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Nuclear, Nuclear Power Plant

May 09, 2018

The Law of Nuclear Energy, Second Edition, Sweet & Maxwell, 2018

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Counsel Helen Cook (Washington, D.C.-Project Development & Finance) has authored the 2nd edition of The Law of Nuclear Energy, published by Sweet and Maxwell. Since the publication of the 1st edition in August 2013, there have been multiple legal developments impacting the global civil nuclear sector, all of which are examined in the 2nd edition. 

The Law of Nuclear Energy is a comprehensive legal text book analyzing the international legal and national regulatory framework governing the global nuclear energy sector and contractual arrangements for the procurement, contracting and financing of new nuclear power plants and associated fuel cycle transactions. The three parts of the book discuss: 

  • Legal Infrastructure for Nuclear Energy;
  • Nuclear Power New Build; and
  • The Future of Nuclear Law.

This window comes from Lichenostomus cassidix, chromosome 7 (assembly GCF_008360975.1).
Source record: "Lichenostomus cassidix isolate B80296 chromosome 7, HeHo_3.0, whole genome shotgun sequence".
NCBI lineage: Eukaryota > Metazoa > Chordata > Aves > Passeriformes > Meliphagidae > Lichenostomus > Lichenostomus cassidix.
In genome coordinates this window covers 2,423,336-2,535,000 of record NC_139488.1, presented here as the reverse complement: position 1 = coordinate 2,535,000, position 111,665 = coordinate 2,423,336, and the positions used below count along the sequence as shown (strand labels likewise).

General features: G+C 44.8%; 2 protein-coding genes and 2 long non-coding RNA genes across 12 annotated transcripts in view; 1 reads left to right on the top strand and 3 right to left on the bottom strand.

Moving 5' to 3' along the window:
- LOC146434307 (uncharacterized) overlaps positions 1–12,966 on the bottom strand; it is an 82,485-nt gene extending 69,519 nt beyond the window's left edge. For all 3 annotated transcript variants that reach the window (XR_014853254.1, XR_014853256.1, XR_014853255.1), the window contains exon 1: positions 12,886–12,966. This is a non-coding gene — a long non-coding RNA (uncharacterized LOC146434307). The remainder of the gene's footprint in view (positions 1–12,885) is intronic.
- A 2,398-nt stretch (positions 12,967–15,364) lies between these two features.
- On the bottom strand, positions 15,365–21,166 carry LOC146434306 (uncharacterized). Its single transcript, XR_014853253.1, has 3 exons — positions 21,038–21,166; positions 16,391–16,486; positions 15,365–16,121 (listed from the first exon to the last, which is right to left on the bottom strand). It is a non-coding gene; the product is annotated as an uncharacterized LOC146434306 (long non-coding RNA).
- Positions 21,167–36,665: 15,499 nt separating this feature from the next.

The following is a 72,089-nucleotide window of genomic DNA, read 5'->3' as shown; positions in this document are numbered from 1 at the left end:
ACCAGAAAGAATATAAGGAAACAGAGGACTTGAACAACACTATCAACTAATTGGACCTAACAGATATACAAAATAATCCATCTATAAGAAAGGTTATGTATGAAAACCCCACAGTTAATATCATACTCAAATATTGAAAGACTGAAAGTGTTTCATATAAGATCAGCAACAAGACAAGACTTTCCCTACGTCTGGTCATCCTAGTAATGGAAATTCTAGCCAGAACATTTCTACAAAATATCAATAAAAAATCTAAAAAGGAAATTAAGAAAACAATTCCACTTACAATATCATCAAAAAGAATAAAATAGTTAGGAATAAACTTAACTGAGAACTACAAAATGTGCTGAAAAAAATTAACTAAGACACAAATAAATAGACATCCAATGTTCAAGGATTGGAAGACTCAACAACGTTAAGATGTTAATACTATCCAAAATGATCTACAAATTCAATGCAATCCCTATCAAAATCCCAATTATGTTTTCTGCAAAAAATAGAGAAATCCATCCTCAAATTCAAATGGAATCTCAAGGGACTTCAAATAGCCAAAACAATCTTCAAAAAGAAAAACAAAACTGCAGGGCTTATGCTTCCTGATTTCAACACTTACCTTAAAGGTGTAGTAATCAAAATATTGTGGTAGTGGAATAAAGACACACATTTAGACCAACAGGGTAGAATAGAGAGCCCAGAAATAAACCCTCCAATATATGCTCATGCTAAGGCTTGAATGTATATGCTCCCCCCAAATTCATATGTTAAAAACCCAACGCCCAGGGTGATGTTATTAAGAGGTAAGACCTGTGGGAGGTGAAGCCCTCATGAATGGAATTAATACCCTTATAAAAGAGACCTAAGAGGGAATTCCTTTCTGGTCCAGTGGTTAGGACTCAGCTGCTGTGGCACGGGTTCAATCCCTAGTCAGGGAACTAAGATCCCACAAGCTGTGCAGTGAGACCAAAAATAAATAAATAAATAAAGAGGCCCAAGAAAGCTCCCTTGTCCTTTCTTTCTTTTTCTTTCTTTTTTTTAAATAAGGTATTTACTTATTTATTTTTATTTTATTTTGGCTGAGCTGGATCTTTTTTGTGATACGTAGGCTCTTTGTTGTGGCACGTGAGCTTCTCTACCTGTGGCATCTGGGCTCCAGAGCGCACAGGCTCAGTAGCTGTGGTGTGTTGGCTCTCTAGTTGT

Part 1 of the book begins with a new chapter, “Nuclear Energy for Policy Makers,” which provides an overview of the complex set of benefits and challenges considered by policy makers when determining the role of nuclear energy in a state’s energy mix. Also discussed is the potential contribution of nuclear energy to achieving global climate change goals, a key driver of current and future nuclear energy policy.  The remainder of Part 1 includes a new chapter on nuclear liability and examines the international treaties and conventions relevant to the civilian nuclear energy sector, describing national nuclear energy laws and nuclear regulation particularly as applied to the licensing of new nuclear power plants.  

 

Part 2 provides a more practical guide to the procurement, construction and financing of new nuclear power plants, with chapters dedicated to the primary legal aspects of each phase and to legal issues arising with respect to the front and back end of the nuclear fuel cycle. 
Part 3 concludes with chapters exploring the benefits and legal challenges presented by small modular nuclear reactors and considering significant issues for the future of nuclear law. 

Although drawing on examples from the nuclear law of established nuclear countries such as the United Kingdom and United States, this book is not jurisdiction-specific and is generally applicable to a broad audience of policymakers, legislators, regulators, owners, vendors, investors, fuel suppliers and lawyers active in the nuclear sector. It may be particularly useful for countries contemplating or developing nuclear power programs for the first time.